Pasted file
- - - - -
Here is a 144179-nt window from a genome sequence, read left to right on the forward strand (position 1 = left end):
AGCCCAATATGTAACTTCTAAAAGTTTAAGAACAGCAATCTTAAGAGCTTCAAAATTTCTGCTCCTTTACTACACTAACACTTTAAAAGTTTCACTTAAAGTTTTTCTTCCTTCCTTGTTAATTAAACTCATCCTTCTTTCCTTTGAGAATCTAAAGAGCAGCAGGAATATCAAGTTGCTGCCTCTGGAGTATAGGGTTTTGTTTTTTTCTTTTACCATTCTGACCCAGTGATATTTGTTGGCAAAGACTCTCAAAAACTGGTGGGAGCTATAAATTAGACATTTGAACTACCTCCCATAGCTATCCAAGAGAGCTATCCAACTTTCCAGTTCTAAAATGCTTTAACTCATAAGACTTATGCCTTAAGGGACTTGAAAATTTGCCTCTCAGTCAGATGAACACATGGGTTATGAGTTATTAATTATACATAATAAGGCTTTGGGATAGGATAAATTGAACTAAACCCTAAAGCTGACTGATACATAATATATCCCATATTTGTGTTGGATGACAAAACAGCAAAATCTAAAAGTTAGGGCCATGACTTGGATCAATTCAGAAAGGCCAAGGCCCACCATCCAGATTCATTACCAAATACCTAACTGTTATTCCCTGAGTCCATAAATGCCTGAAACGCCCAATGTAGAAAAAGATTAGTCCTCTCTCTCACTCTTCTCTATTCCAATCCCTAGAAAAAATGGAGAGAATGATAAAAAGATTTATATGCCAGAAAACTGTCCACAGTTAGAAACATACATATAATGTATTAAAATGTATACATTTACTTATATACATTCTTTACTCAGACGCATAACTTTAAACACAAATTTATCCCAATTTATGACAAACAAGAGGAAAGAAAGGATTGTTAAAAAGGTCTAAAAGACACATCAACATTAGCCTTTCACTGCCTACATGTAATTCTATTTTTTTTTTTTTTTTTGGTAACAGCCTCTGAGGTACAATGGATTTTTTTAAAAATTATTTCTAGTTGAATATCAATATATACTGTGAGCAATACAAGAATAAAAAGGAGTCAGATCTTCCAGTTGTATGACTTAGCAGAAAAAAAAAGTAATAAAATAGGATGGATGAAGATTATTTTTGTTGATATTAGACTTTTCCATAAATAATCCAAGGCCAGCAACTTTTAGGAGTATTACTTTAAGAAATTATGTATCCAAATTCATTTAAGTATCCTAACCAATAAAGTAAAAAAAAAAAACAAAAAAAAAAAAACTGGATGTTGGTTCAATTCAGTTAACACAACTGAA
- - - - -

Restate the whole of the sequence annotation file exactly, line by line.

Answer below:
Here is a 144179-nt window from a genome sequence, read left to right on the forward strand (position 1 = left end):
AGCCCAATATGTAACTTCTAAAAGTTTAAGAACAGCAATCTTAAGAGCTTCAAAATTTCTGCTCCTTTACTACACTAACACTTTAAAAGTTTCACTTAAAGTTTTTCTTCCTTCCTTGTTAATTAAACTCATCCTTCTTTCCTTTGAGAATCTAAAGAGCAGCAGGAATATCAAGTTGCTGCCTCTGGAGTATAGGGTTTTGTTTTTTTCTTTTACCATTCTGACCCAGTGATATTTGTTGGCAAAGACTCTCAAAAACTGGTGGGAGCTATAAATTAGACATTTGAACTACCTCCCATAGCTATCCAAGAGAGCTATCCAACTTTCCAGTTCTAAAATGCTTTAACTCATAAGACTTATGCCTTAAGGGACTTGAAAATTTGCCTCTCAGTCAGATGAACACATGGGTTATGAGTTATTAATTATACATAATAAGGCTTTGGGATAGGATAAATTGAACTAAACCCTAAAGCTGACTGATACATAATATATCCCATATTTGTGTTGGATGACAAAACAGCAAAATCTAAAAGTTAGGGCCATGACTTGGATCAATTCAGAAAGGCCAAGGCCCACCATCCAGATTCATTACCAAATACCTAACTGTTATTCCCTGAGTCCATAAATGCCTGAAACGCCCAATGTAGAAAAAGATTAGTCCTCTCTCTCACTCTTCTCTATTCCAATCCCTAGAAAAAATGGAGAGAATGATAAAAAGATTTATATGCCAGAAAACTGTCCACAGTTAGAAACATACATATAATGTATTAAAATGTATACATTTACTTATATACATTCTTTACTCAGACGCATAACTTTAAACACAAATTTATCCCAATTTATGACAAACAAGAGGAAAGAAAGGATTGTTAAAAAGGTCTAAAAGACACATCAACATTAGCCTTTCACTGCCTACATGTAATTCTATTTTTTTTTTTTTTTTTGGTAACAGCCTCTGAGGTACAATGGATTTTTTTAAAAATTATTTCTAGTTGAATATCAATATATACTGTGAGCAATACAAGAATAAAAAGGAGTCAGATCTTCCAGTTGTATGACTTAGCAGAAAAAAAAAGTAATAAAATAGGATGGATGAAGATTATTTTTGTTGATATTAGACTTTTCCATAAATAATCCAAGGCCAGCAACTTTTAGGAGTATTACTTTAAGAAATTATGTATCCAAATTCATTTAAGTATCCTAACCAATAAAGTAAAAAAAAAAAACAAAAAAAAAAAAACTGGATGTTGGTTCAATTCAGTTAACACAACTGAA